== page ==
What is Medicare and what are all the parts?

As you approach the age of 65, the terms Medicare, Parts A-D coverage, Centers for Medicare and Medicaid Services and others become more prominent and overwhelming. As of 2021, more than 61 million Americans rely on Medicare to help defray the high cost of healthcare. And while almost every American ages 65 and older is entitled to get it, you are not obliged to. So what is Medicare? How can you leverage what is offered in each part to keep you healthy? Let’s start from the beginning.

Founded in 1965 under the Social Security Administration, Medicare is the system that provides federal health insurance to Americans ages 65 and older (with some exceptions for younger folks). While Medicare is a federal program, it’s funded by taxpayers. (If you’ve ever wondered what “FICA” means on your paycheck stub, that’s you paying Medicare forward.) 

Medicare consists of four parts:

  • Medicare Part A (Hospital insurance)
    • Known as hospital insurance, Medicare Part A covers inpatient hospital stays, skilled nursing facility care and hospice care.
    • If you paid Medicare taxes while working, Part A coverage comes with a free premium. ​​If you don’t qualify for free coverage, the maximum premium for Part A coverage in 2021 is $471.
    • In 2022, Medicare will charge a deductible of $1,556 if you are hospitalized, and will typically cover most hospital services for the first 60 days after you’re admitted. 
  • Medicare Part B (Medical insurance)
    • Medicare Part B covers many things including medical supplies, preventive services and professionally-administered prescription drugs. It also includes doctors’ services in an outpatient setting (and inpatient, in some cases), but not actual facility fees. (For example, Medicare Part B will cover the cost of a Tryon gastroenterologist, but Medicare Part A will cover the cost of the Tryon Endoscopy Center.)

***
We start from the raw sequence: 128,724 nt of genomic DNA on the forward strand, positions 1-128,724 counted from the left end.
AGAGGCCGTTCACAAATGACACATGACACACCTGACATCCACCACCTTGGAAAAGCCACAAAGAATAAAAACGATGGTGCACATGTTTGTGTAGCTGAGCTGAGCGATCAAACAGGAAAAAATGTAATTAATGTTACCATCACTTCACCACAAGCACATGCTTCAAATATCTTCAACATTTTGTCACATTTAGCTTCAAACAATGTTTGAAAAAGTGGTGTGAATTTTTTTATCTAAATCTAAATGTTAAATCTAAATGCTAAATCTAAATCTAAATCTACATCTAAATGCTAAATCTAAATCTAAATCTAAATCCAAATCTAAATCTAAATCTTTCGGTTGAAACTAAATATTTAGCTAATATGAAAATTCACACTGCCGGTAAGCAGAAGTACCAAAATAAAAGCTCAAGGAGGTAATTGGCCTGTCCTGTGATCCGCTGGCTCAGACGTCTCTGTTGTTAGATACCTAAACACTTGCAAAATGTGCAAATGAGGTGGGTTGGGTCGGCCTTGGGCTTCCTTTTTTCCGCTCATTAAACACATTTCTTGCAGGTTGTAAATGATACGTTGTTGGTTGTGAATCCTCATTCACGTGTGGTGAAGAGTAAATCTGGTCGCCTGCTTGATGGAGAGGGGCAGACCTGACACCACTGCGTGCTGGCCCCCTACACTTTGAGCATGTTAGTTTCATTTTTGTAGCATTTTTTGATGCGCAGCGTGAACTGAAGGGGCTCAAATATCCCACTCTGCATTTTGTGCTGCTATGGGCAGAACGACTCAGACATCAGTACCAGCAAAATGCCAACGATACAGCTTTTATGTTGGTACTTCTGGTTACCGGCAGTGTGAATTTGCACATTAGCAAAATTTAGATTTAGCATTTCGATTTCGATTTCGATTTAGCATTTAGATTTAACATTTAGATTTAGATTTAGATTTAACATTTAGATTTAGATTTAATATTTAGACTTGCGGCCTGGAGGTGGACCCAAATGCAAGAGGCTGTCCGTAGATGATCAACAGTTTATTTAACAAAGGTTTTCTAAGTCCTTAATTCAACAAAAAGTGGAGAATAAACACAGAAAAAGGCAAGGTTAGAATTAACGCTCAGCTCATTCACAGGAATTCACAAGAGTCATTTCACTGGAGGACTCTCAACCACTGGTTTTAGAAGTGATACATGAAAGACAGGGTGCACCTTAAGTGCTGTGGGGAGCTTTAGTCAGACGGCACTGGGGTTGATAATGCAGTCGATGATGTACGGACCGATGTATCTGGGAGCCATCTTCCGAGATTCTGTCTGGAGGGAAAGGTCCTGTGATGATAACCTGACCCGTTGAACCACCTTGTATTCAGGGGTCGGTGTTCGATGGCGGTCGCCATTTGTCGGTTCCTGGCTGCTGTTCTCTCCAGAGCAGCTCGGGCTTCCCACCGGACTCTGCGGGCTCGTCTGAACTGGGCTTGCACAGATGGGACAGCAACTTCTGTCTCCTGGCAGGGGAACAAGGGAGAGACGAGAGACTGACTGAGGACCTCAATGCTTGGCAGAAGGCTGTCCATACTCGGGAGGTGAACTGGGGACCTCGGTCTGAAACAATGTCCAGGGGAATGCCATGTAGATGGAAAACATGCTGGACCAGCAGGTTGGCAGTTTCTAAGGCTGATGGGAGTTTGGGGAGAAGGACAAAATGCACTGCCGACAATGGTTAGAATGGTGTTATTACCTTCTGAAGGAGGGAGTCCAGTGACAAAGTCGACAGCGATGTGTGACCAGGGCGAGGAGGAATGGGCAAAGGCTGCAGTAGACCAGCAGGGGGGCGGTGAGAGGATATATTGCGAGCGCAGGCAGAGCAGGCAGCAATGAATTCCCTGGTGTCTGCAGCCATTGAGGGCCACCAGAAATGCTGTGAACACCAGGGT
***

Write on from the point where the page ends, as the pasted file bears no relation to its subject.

• Enrollees in Part B typically pay a premium for coverage. In 2022, the standard premium will be $170.10, though this amount could be higher based on your income
    • The deductible for Part B services will be $233 for 2022, and beneficiaries will be responsible for 20% of the cost for doctor visits and other outpatient services. 
  • Medicare Part C (Managed Medicare or Medicare Advantage)
    • By now you have probably seen many commercials on TV or recycled many postcards for Medicare Part C, which are private health plans that provide Part A and B coverage, including annual out-of-pocket expense limits. Managed Medicare and Medicare Advantage programs typically also include Part D coverage, and often provide more covered services overall that Medicare Parts A and B lack (for example, vision and dental services). You must enroll in Parts A and B to be eligible for Part C.
    • Beneficiaries typically choose between enrolling in Medicare Advantage health maintenance organizations (HMOs) or preferred provider organizations (PPOs). In the former, you pick your primary care doctor, who then acts as a point person for your care and referrals to specialists. In a PPO, there is a network of providers that you can see, without needing a referral in order to see them.
    • Please keep in mind not all Tryon clinicians are on every Medicare Advantage plan! Familiarize yourself with the insurance Tryon accepts.
  • Medicare Part D (Prescription drug coverage)
    • Medicare Part D covers most self-administered prescription drug costs, including many vaccines. See Medicare myth and facts for in-depth explanations of Medicare Part D. 

Why does Tryon care about my Medicare?

Tryon is an Accountable Care Organization (ACO). According to the Centers for Medicare & Medicaid Services, “ACOs are groups of doctors, hospitals and other health care providers, who come together voluntarily to give coordinated high-quality care to their Medicare patients.” At Tryon, we agree that coordinated care helps you get the right care at the right time, and we believe a strong patient-doctor relationship is key to that care. 

Our goal is to help you navigate the healthcare system to achieve your optimal health; it is never to make unnecessary referrals that result in disjointed care or duplicative tests. 

We encourage you to learn as much as you can about how Medicare can keep you healthy, starting with your Annual Wellness Visit!



Medicare.gov Basics 
AARP: Understanding Medicare